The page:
Ransomware which has become a headache for the corporate sector worldwide affected India badly in 2019, with three prominent ransomware targeting Indian businesses, a new report said on Tuesday.
Global cybersecurity firm Kaspersky Security identified three families as the most notorious — Ryuk, Purga and Stop.
India was attacked by all three groups of ransomware — 5.84 per cent by Ryuk, 0.80 per cent by Purga and 10.10 per cent by Stop. Ryuk appeared on the threat landscape more than a year ago and has since been active all over the world, both in public and in the private sector. Its distribution model usually involves delivery via backdoor malware which, in turn, spreads by the means of phishing with a malicious attachment disguised as a financial document.
Purga malware has been known since 2016, yet only recently municipalities have been discovered to fall victims to this trojan, having various attack vectors – from phishing to brute force attacks.
Stop malware is only one year old. It propagates by hiding inside software installers. This malware has been popular, number seven in the top 10 most popular cryptors ranking of Q3 2019.
According to Kaspersky Security, 2019 has been the “year of ransomware attacks on municipalities. The researchers observed that at least 174 municipal institutions, with more than 3,000 subset organisations, were targeted by ransomware during 2019 – a 60 per cent increase from 2018.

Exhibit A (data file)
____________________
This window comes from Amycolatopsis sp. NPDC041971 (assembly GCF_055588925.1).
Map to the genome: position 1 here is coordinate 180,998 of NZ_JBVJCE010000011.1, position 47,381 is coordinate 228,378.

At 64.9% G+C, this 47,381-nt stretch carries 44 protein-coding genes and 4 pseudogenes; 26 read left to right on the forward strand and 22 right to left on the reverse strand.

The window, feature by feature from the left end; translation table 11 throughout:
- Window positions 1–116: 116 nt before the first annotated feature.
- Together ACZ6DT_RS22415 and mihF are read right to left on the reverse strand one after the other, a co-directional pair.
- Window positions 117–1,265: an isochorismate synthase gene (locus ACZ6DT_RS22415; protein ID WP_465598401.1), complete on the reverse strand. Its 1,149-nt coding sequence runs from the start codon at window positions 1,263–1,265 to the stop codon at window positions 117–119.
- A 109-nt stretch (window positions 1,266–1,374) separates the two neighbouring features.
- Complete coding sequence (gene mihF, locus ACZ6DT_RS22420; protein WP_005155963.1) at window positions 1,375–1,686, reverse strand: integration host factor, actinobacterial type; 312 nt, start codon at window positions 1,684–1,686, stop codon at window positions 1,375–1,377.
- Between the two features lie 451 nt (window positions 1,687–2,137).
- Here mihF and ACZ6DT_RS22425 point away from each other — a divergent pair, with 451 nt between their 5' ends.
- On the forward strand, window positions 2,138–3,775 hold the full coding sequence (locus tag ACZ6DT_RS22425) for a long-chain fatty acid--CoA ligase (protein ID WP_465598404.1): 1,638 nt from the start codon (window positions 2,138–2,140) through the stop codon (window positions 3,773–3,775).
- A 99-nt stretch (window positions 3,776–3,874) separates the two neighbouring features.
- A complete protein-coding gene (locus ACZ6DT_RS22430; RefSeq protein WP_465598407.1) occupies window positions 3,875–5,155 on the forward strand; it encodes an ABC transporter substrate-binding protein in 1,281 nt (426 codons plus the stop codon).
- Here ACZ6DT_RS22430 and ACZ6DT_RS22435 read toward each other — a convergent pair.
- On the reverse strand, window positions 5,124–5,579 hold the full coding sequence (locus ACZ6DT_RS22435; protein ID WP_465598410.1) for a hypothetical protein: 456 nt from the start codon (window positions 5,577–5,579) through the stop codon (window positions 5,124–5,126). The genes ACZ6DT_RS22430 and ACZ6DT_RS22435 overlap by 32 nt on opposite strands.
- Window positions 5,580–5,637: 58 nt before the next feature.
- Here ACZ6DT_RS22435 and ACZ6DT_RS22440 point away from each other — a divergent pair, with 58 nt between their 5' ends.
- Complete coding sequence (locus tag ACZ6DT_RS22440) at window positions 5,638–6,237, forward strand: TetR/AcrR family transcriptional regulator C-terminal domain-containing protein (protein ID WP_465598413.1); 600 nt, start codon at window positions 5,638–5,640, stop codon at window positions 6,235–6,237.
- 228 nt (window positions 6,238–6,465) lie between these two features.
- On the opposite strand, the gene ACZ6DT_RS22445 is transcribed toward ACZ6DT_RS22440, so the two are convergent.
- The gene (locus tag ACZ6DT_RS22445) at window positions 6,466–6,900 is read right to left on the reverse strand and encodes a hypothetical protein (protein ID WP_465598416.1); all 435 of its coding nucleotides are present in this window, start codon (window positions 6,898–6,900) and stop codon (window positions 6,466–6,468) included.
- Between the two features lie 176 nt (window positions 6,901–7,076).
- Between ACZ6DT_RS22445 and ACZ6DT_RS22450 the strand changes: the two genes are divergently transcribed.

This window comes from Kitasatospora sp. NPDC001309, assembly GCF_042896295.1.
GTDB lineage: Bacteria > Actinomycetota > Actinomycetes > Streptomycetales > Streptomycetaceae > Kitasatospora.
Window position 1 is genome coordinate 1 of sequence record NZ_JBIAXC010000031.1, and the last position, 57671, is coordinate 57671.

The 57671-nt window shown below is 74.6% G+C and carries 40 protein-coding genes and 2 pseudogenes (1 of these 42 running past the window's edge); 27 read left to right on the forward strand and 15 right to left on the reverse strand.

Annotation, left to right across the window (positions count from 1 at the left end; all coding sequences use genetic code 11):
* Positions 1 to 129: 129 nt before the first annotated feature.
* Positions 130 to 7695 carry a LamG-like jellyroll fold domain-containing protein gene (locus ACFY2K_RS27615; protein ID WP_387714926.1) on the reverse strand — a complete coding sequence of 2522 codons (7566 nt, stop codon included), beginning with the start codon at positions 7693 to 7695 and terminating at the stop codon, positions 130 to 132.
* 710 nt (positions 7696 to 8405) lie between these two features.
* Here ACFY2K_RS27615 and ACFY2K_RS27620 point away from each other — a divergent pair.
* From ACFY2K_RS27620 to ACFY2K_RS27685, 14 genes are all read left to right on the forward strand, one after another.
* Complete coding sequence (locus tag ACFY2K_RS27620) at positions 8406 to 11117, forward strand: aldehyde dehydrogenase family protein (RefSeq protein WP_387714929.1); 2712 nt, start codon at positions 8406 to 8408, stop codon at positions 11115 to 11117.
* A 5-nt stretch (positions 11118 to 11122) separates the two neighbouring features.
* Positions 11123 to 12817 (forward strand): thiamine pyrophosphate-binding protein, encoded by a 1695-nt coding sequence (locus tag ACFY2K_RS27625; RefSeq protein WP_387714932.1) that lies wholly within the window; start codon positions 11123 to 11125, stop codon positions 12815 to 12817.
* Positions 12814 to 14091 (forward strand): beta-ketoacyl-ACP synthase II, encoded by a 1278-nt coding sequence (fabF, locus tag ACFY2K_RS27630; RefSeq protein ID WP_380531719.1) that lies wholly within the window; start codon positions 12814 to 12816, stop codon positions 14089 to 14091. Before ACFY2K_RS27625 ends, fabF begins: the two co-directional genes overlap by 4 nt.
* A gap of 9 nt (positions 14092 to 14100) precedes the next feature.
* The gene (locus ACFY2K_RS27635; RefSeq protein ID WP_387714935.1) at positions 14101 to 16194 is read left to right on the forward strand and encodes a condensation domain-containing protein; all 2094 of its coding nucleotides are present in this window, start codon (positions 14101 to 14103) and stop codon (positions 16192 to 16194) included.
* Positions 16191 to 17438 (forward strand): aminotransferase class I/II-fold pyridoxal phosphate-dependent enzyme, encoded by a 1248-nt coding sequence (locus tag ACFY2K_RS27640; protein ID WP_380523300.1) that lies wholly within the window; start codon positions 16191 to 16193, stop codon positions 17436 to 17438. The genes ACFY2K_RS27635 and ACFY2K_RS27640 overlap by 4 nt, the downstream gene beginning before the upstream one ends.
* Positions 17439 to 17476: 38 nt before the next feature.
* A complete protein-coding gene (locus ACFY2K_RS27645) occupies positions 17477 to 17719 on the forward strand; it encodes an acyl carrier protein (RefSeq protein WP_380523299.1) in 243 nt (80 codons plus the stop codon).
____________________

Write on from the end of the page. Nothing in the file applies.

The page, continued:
“While threat actors’ demands would sometimes reach up to $5,000,000, actual costs and damages sustained during attacks are estimated to be larger,” the findings showed. “One must always keep in mind that paying extortionists is a short-term solution which only encourages criminals and keeps them funded to quite possibly return. In addition, once the city has been attacked, the whole infrastructure is compromised and requires an incident investigation and a thorough audit,” said Fedor Sinitsyn, a Security Researcher at Kaspersky.
“While the trend of attacks on municipalities is only growing, it can be stifled and nipped in the bud by adjusting the approach to cybersecurity and what is more important by the refusal to pay ransoms and broadcasting this decision as an official statement,” he added.
Judging by publicly available information, the ransom amounts varied greatly, reaching up to $5,300,000 and $1,032,460 on average. The researchers noted that these figures do not accurately represent the final costs of an attack, as the long-term consequences are far more devastating.
To avoid such malware infiltrating organizations, it is essential to install all security updates as soon as they appear. “Most cyber attacks are possible by exploiting vulnerabilities that have already been reported and addressed, so installing the latest security updates lowers the chances of an attack,” said the report.